You know Larry DiTillio, right?
Okay, maybe not personally. But if you're a big nerd, you might know that Larry DiTillio has written a lot of TV. Babylon 5 stands out, and rightly so, but check this -- he's also written a lot of cartoons.
Seems dude had a stint with Filmation back in the day (by which I mean "in the 1980s"), for one, so chances are, if you watched He-Man or She-Ra or Jayce and the Wheeled Warriors, you might've seen his name in the opening title screen.
But you're reading this and thinking, "So what". Chill, baby, I'm on the way. Just a quick trip through Tangentsville:
For Xmas, we bought my daughter a She-Ra DVD set. It's a"best of" type thing, with the movie on one disc and 5 fan-fave episodes on the other. She's enjoying it, and we're glad.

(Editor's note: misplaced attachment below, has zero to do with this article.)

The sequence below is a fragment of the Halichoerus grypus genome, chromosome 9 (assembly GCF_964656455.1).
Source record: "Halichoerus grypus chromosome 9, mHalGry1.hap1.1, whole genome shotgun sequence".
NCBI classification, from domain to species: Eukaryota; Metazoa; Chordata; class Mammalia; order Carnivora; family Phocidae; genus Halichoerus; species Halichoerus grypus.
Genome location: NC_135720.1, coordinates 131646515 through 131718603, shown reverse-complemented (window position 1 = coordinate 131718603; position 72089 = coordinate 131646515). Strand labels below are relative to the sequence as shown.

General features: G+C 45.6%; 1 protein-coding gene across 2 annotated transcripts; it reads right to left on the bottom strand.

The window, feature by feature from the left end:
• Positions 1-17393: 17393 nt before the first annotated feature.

Daddy is glad that the second disc has a big ol' documentary about the show, because Daddy (me) is (am) a goober for that stuff. I love to look at these people talking -usually quite humbly, in the case of Filmation people- about working on whatever movie or show the DVD features. I especially enjoy the Filmation staff interviews for...no reason that I can fathom. I just kinda do. They're neat.
So there I am, watching the documentary, and PING! There's J. Michael Straczynski, creator of Babylon 5 don't you know, and he's talking about how he and Larry DiTillio were working on creating She-Ra. And Straczynski says (and I paraphrase): "Larry brought a role-play gamer's sensibility to the character".
Huh-whaaaa'? She-Ra, RPGs, come again?
A bit of a shock -- unless you are a big nerd who knows that Larry DiTillio, the man who gave She-Ra her name, incidentally, is also the author of Masks of Nyarlathotep for Call Of Cthulhu.